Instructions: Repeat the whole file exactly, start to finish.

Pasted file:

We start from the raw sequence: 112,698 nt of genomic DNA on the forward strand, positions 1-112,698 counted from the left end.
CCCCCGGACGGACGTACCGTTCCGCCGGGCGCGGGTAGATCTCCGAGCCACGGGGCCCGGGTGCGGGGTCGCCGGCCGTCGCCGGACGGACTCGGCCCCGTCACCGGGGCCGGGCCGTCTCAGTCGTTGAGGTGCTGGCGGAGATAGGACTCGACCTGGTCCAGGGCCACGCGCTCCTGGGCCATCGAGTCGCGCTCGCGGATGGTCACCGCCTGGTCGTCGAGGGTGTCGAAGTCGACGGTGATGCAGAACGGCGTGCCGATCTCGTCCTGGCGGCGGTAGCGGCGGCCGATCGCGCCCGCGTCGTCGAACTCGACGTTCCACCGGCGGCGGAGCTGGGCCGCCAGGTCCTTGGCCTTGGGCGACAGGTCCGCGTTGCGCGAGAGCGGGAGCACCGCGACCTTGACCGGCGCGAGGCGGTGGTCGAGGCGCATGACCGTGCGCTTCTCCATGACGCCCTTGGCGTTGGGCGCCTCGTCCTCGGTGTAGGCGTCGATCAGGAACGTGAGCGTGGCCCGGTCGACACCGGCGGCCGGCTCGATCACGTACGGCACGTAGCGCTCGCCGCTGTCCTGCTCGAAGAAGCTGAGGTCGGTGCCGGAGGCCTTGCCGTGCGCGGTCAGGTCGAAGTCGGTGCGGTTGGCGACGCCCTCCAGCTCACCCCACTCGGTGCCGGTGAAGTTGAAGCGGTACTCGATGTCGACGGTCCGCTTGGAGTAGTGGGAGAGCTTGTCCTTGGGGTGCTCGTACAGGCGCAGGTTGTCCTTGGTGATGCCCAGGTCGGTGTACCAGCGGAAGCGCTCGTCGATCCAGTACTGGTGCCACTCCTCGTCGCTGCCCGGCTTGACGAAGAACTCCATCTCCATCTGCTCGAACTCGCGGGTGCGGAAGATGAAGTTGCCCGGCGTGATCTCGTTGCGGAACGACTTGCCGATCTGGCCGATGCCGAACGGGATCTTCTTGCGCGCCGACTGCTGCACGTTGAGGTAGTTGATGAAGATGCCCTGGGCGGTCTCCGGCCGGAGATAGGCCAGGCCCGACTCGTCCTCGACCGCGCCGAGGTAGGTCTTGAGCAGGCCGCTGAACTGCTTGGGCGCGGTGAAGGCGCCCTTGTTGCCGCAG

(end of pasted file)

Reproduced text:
We start from the raw sequence: 112,698 nt of genomic DNA on the forward strand, positions 1-112,698 counted from the left end.
CCCCCGGACGGACGTACCGTTCCGCCGGGCGCGGGTAGATCTCCGAGCCACGGGGCCCGGGTGCGGGGTCGCCGGCCGTCGCCGGACGGACTCGGCCCCGTCACCGGGGCCGGGCCGTCTCAGTCGTTGAGGTGCTGGCGGAGATAGGACTCGACCTGGTCCAGGGCCACGCGCTCCTGGGCCATCGAGTCGCGCTCGCGGATGGTCACCGCCTGGTCGTCGAGGGTGTCGAAGTCGACGGTGATGCAGAACGGCGTGCCGATCTCGTCCTGGCGGCGGTAGCGGCGGCCGATCGCGCCCGCGTCGTCGAACTCGACGTTCCACCGGCGGCGGAGCTGGGCCGCCAGGTCCTTGGCCTTGGGCGACAGGTCCGCGTTGCGCGAGAGCGGGAGCACCGCGACCTTGACCGGCGCGAGGCGGTGGTCGAGGCGCATGACCGTGCGCTTCTCCATGACGCCCTTGGCGTTGGGCGCCTCGTCCTCGGTGTAGGCGTCGATCAGGAACGTGAGCGTGGCCCGGTCGACACCGGCGGCCGGCTCGATCACGTACGGCACGTAGCGCTCGCCGCTGTCCTGCTCGAAGAAGCTGAGGTCGGTGCCGGAGGCCTTGCCGTGCGCGGTCAGGTCGAAGTCGGTGCGGTTGGCGACGCCCTCCAGCTCACCCCACTCGGTGCCGGTGAAGTTGAAGCGGTACTCGATGTCGACGGTCCGCTTGGAGTAGTGGGAGAGCTTGTCCTTGGGGTGCTCGTACAGGCGCAGGTTGTCCTTGGTGATGCCCAGGTCGGTGTACCAGCGGAAGCGCTCGTCGATCCAGTACTGGTGCCACTCCTCGTCGCTGCCCGGCTTGACGAAGAACTCCATCTCCATCTGCTCGAACTCGCGGGTGCGGAAGATGAAGTTGCCCGGCGTGATCTCGTTGCGGAACGACTTGCCGATCTGGCCGATGCCGAACGGGATCTTCTTGCGCGCCGACTGCTGCACGTTGAGGTAGTTGATGAAGATGCCCTGGGCGGTCTCCGGCCGGAGATAGGCCAGGCCCGACTCGTCCTCGACCGCGCCGAGGTAGGTCTTGAGCAGGCCGCTGAACTGCTTGGGCGCGGTGAAGGCGCCCTTGTTGCCGCAG